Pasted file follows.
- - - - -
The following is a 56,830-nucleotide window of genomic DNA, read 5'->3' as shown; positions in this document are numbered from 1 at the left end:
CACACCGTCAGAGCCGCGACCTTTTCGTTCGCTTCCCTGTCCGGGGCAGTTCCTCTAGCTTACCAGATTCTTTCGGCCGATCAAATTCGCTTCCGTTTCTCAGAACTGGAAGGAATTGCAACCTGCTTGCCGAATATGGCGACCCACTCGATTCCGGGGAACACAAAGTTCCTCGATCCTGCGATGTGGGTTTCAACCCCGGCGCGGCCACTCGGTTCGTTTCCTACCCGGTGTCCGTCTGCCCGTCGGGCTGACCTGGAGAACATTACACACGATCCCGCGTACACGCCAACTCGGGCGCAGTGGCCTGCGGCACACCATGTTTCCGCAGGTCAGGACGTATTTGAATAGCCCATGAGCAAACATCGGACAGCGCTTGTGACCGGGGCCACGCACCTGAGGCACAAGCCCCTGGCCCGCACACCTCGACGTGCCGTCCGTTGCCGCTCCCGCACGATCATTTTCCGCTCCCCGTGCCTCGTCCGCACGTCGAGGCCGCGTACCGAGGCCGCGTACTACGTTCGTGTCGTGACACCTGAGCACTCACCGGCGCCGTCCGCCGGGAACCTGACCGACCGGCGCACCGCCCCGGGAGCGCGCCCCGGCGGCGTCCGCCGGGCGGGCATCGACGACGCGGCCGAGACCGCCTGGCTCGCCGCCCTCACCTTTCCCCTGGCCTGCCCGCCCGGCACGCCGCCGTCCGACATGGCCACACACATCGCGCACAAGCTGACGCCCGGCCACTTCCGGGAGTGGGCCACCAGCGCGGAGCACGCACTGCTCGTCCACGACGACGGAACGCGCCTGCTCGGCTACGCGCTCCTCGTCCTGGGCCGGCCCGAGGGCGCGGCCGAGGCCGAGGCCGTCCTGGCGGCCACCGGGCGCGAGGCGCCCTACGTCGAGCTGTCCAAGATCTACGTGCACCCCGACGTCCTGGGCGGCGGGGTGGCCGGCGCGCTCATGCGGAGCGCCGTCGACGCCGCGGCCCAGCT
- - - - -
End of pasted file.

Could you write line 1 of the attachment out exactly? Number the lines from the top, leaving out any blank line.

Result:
The following is a 56,830-nucleotide window of genomic DNA, read 5'->3' as shown; positions in this document are numbered from 1 at the left end: